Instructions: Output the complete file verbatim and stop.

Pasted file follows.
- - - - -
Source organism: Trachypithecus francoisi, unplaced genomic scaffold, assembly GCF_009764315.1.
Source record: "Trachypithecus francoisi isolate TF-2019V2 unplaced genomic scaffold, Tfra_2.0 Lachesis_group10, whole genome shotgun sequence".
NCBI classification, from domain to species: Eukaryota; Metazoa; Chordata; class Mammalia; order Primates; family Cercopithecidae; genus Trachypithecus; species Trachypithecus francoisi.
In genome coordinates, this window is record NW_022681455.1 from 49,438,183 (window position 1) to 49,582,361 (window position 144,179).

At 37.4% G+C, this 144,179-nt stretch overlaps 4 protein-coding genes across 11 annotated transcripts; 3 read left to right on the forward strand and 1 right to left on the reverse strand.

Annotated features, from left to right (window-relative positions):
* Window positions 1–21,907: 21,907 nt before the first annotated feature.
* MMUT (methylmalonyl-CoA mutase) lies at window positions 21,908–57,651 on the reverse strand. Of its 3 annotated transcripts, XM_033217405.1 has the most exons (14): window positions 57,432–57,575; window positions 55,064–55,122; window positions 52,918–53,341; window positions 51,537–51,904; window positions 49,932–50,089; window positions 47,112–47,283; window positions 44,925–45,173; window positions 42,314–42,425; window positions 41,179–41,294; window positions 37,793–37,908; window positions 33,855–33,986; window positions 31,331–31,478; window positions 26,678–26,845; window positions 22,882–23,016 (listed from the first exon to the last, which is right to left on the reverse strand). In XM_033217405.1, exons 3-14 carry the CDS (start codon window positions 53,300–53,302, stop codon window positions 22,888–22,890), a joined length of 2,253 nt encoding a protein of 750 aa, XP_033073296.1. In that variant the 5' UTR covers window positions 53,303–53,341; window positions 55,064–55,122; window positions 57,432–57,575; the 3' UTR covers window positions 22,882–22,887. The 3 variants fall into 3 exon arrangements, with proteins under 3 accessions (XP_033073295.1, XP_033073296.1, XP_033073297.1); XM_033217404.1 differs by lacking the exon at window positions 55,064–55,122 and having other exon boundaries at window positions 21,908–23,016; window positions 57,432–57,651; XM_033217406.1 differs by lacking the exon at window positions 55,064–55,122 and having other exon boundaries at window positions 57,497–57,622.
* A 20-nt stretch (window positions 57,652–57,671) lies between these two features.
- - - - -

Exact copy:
Source organism: Trachypithecus francoisi, unplaced genomic scaffold, assembly GCF_009764315.1.
Source record: "Trachypithecus francoisi isolate TF-2019V2 unplaced genomic scaffold, Tfra_2.0 Lachesis_group10, whole genome shotgun sequence".
NCBI classification, from domain to species: Eukaryota; Metazoa; Chordata; class Mammalia; order Primates; family Cercopithecidae; genus Trachypithecus; species Trachypithecus francoisi.
In genome coordinates, this window is record NW_022681455.1 from 49,438,183 (window position 1) to 49,582,361 (window position 144,179).

At 37.4% G+C, this 144,179-nt stretch overlaps 4 protein-coding genes across 11 annotated transcripts; 3 read left to right on the forward strand and 1 right to left on the reverse strand.

Annotated features, from left to right (window-relative positions):
* Window positions 1–21,907: 21,907 nt before the first annotated feature.
* MMUT (methylmalonyl-CoA mutase) lies at window positions 21,908–57,651 on the reverse strand. Of its 3 annotated transcripts, XM_033217405.1 has the most exons (14): window positions 57,432–57,575; window positions 55,064–55,122; window positions 52,918–53,341; window positions 51,537–51,904; window positions 49,932–50,089; window positions 47,112–47,283; window positions 44,925–45,173; window positions 42,314–42,425; window positions 41,179–41,294; window positions 37,793–37,908; window positions 33,855–33,986; window positions 31,331–31,478; window positions 26,678–26,845; window positions 22,882–23,016 (listed from the first exon to the last, which is right to left on the reverse strand). In XM_033217405.1, exons 3-14 carry the CDS (start codon window positions 53,300–53,302, stop codon window positions 22,888–22,890), a joined length of 2,253 nt encoding a protein of 750 aa, XP_033073296.1. In that variant the 5' UTR covers window positions 53,303–53,341; window positions 55,064–55,122; window positions 57,432–57,575; the 3' UTR covers window positions 22,882–22,887. The 3 variants fall into 3 exon arrangements, with proteins under 3 accessions (XP_033073295.1, XP_033073296.1, XP_033073297.1); XM_033217404.1 differs by lacking the exon at window positions 55,064–55,122 and having other exon boundaries at window positions 21,908–23,016; window positions 57,432–57,651; XM_033217406.1 differs by lacking the exon at window positions 55,064–55,122 and having other exon boundaries at window positions 57,497–57,622.
* A 20-nt stretch (window positions 57,652–57,671) lies between these two features.